A TikTok ban is gaining some serious momentum. In addition to Federal government agencies, Congress is pushing a bill that would ban the app altogether in America. There are over 100 Million Americans that are active users on TikTok that won’t be happy. That said, they probably don’t realize the security risks they present. If they do understand it, then they just flat-out don’t care. 

Millions of Americans are addicted to social media. It’s like a digital drug. And TikTok is the ultimate. It might not be deadly. But it can certainly cause harm. You’re probably aware that TikTok is owned by a Chinese company. The concern is all the data is collected and monitored by the Chinese government. There’s also the ability to feed misinformation and manipulate users’ minds. Social media has a track record here. But can the Federal government ban an app? It’s a very controversial situation, running straight into the 1st Amendment. China’s version of TikTok is different than the rest of the world. And remember, China does not allow any American social media in its country. India has already banned TikTok. Others are clearly following.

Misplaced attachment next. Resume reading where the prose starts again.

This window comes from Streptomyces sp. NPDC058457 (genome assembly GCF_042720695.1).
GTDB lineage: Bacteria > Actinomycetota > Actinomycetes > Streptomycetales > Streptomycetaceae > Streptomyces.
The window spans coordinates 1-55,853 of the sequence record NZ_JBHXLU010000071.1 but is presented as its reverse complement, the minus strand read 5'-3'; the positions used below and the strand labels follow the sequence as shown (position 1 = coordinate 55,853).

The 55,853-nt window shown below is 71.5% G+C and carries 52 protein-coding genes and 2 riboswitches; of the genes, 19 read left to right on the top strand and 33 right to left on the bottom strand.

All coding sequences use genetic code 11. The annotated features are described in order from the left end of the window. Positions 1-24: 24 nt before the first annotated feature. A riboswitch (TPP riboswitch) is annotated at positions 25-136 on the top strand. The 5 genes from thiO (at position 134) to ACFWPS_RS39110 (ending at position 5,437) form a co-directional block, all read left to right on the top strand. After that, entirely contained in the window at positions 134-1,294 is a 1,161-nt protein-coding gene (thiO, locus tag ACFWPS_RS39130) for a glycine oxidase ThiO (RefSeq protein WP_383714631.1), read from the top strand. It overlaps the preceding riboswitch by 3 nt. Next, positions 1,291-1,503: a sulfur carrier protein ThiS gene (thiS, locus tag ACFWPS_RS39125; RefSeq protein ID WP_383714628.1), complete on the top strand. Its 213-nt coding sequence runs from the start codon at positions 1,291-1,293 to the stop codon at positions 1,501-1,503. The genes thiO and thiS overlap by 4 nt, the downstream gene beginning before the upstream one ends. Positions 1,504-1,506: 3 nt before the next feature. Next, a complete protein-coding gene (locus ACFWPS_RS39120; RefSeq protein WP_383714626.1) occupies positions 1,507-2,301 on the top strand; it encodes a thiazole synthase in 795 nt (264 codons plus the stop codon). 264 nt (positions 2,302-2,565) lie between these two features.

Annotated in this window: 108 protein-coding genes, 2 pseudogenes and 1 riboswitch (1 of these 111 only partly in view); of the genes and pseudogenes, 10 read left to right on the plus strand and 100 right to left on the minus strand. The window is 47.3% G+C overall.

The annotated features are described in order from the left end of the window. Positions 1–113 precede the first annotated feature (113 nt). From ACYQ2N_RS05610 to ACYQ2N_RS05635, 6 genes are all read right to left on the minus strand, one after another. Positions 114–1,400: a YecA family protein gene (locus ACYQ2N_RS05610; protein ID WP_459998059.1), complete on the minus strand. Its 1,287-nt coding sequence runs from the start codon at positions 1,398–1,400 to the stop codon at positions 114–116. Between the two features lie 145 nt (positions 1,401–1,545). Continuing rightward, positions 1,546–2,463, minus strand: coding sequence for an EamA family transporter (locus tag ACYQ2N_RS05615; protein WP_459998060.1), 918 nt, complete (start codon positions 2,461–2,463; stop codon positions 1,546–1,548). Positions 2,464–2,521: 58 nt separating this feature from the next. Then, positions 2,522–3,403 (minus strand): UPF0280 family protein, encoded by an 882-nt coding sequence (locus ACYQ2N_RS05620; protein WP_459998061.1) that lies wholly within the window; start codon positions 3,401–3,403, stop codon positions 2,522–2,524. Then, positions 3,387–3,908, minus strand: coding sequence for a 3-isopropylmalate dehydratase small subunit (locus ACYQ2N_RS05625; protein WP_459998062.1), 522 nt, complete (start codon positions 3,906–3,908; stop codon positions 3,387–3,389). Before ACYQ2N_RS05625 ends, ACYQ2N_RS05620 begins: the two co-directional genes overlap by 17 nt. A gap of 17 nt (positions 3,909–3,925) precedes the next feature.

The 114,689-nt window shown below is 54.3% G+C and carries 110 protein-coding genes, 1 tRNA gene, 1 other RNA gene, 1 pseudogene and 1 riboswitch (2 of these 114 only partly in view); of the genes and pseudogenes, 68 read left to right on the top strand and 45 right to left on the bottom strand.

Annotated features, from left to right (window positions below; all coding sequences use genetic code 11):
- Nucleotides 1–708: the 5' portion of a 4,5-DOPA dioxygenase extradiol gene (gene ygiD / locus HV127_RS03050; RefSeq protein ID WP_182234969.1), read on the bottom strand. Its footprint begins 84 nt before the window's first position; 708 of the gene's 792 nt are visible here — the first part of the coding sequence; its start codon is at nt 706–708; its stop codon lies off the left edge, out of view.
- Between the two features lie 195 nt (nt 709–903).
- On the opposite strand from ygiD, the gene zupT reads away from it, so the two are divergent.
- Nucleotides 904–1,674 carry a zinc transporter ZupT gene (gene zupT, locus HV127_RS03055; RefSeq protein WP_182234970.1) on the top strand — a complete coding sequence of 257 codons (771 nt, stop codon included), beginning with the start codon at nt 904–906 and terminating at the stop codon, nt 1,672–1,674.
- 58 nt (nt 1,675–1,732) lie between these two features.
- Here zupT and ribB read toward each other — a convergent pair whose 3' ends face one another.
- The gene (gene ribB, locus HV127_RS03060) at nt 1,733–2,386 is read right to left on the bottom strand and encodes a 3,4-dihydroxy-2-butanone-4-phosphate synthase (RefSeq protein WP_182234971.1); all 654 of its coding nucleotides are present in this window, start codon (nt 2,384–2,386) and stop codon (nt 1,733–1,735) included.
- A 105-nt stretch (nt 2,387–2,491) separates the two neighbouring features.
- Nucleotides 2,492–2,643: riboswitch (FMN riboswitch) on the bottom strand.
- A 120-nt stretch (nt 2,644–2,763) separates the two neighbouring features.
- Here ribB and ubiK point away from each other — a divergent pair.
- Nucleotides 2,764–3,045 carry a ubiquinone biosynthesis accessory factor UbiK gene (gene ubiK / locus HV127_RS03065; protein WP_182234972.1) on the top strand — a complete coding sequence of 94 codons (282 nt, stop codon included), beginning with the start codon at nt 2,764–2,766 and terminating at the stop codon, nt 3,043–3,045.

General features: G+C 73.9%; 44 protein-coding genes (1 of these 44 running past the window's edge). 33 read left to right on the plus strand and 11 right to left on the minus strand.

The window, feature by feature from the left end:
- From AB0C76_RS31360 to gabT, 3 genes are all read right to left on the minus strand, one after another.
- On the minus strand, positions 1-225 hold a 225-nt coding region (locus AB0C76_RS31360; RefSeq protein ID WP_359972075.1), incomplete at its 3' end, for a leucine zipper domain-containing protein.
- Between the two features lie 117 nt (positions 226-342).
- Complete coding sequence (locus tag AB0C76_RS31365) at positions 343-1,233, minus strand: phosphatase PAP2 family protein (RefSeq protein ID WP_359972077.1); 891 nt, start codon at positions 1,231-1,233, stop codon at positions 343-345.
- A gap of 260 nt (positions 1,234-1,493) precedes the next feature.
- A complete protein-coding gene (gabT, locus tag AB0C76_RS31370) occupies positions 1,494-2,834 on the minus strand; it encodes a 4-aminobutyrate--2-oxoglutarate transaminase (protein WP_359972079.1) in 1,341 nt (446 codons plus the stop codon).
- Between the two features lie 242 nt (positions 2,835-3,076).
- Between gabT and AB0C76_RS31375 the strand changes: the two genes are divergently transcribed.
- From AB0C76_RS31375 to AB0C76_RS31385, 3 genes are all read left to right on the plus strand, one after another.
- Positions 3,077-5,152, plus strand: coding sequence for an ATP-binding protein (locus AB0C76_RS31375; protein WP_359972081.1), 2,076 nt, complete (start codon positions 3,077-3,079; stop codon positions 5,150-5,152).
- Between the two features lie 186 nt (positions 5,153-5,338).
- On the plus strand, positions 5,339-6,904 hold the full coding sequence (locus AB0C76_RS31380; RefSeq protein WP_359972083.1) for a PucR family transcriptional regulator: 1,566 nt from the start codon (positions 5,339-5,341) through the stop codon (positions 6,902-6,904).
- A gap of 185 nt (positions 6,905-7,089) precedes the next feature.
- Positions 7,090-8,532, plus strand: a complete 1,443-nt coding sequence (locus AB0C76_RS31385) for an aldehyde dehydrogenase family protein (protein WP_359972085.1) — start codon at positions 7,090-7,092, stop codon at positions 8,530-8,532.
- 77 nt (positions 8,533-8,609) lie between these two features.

This Digital Age we’re in is bringing so many fascinating innovations. It’s hard to imagine life before Amazon and the iPhone. It really wasn’t that long ago. Smart devices have made life easier in so many respects. But they also make them more complicated. The problem is, not everyone recognizes it. The trend is absolutely irreversible. In many ways, tomorrow’s technology is already here today. How we use it, how we manage it, how we prosper with it, and how we protect ourselves from it will go a long way toward the path beyond tomorrow. And it’s certainly very investable. It’s a great opportunity that brings even greater responsibility.

Have a nice weekend. We’ll be back, dark and early on Monday.